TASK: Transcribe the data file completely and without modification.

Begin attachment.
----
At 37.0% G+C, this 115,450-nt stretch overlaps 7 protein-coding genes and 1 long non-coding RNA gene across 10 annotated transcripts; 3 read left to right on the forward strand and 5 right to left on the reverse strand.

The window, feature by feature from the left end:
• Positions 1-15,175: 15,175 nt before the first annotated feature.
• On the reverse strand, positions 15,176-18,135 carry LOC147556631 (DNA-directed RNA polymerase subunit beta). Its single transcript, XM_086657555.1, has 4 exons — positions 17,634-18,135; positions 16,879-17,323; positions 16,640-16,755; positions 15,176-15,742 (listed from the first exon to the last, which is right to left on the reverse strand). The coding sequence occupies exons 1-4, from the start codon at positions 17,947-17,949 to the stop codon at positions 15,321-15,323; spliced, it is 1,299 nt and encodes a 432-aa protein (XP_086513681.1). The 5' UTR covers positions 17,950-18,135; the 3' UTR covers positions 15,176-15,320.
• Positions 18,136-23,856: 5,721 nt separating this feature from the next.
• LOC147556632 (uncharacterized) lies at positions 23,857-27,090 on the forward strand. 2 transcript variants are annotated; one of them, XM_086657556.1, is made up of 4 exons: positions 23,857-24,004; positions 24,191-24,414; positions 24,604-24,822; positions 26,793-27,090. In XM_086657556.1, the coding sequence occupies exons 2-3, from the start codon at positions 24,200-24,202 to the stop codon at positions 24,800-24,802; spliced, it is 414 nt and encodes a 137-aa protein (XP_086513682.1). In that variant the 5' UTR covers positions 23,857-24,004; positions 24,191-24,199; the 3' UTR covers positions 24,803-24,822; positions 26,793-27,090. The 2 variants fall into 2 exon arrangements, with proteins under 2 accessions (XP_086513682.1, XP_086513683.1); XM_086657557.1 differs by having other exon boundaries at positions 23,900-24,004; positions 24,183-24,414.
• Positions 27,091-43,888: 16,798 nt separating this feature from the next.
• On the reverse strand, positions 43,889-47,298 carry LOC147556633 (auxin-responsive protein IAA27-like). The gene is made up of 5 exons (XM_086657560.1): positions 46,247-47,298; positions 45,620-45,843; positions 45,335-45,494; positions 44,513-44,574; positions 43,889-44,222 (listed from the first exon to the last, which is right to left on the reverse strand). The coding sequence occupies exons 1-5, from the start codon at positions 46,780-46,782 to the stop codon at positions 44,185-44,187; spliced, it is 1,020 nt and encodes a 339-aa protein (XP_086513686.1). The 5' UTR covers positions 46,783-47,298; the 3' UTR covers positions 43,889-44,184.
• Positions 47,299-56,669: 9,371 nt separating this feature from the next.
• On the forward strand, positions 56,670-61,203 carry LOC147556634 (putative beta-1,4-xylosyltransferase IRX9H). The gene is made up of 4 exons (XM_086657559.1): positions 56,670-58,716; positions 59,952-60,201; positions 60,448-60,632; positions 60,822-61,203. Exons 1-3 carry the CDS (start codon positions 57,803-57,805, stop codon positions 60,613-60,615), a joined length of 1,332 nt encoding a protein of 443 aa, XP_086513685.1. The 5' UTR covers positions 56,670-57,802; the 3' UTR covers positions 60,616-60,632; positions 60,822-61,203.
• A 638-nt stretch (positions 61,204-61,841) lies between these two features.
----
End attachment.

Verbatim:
At 37.0% G+C, this 115,450-nt stretch overlaps 7 protein-coding genes and 1 long non-coding RNA gene across 10 annotated transcripts; 3 read left to right on the forward strand and 5 right to left on the reverse strand.

The window, feature by feature from the left end:
• Positions 1-15,175: 15,175 nt before the first annotated feature.
• On the reverse strand, positions 15,176-18,135 carry LOC147556631 (DNA-directed RNA polymerase subunit beta). Its single transcript, XM_086657555.1, has 4 exons — positions 17,634-18,135; positions 16,879-17,323; positions 16,640-16,755; positions 15,176-15,742 (listed from the first exon to the last, which is right to left on the reverse strand). The coding sequence occupies exons 1-4, from the start codon at positions 17,947-17,949 to the stop codon at positions 15,321-15,323; spliced, it is 1,299 nt and encodes a 432-aa protein (XP_086513681.1). The 5' UTR covers positions 17,950-18,135; the 3' UTR covers positions 15,176-15,320.
• Positions 18,136-23,856: 5,721 nt separating this feature from the next.
• LOC147556632 (uncharacterized) lies at positions 23,857-27,090 on the forward strand. 2 transcript variants are annotated; one of them, XM_086657556.1, is made up of 4 exons: positions 23,857-24,004; positions 24,191-24,414; positions 24,604-24,822; positions 26,793-27,090. In XM_086657556.1, the coding sequence occupies exons 2-3, from the start codon at positions 24,200-24,202 to the stop codon at positions 24,800-24,802; spliced, it is 414 nt and encodes a 137-aa protein (XP_086513682.1). In that variant the 5' UTR covers positions 23,857-24,004; positions 24,191-24,199; the 3' UTR covers positions 24,803-24,822; positions 26,793-27,090. The 2 variants fall into 2 exon arrangements, with proteins under 2 accessions (XP_086513682.1, XP_086513683.1); XM_086657557.1 differs by having other exon boundaries at positions 23,900-24,004; positions 24,183-24,414.
• Positions 27,091-43,888: 16,798 nt separating this feature from the next.
• On the reverse strand, positions 43,889-47,298 carry LOC147556633 (auxin-responsive protein IAA27-like). The gene is made up of 5 exons (XM_086657560.1): positions 46,247-47,298; positions 45,620-45,843; positions 45,335-45,494; positions 44,513-44,574; positions 43,889-44,222 (listed from the first exon to the last, which is right to left on the reverse strand). The coding sequence occupies exons 1-5, from the start codon at positions 46,780-46,782 to the stop codon at positions 44,185-44,187; spliced, it is 1,020 nt and encodes a 339-aa protein (XP_086513686.1). The 5' UTR covers positions 46,783-47,298; the 3' UTR covers positions 43,889-44,184.
• Positions 47,299-56,669: 9,371 nt separating this feature from the next.
• On the forward strand, positions 56,670-61,203 carry LOC147556634 (putative beta-1,4-xylosyltransferase IRX9H). The gene is made up of 4 exons (XM_086657559.1): positions 56,670-58,716; positions 59,952-60,201; positions 60,448-60,632; positions 60,822-61,203. Exons 1-3 carry the CDS (start codon positions 57,803-57,805, stop codon positions 60,613-60,615), a joined length of 1,332 nt encoding a protein of 443 aa, XP_086513685.1. The 5' UTR covers positions 56,670-57,802; the 3' UTR covers positions 60,616-60,632; positions 60,822-61,203.
• A 638-nt stretch (positions 61,204-61,841) lies between these two features.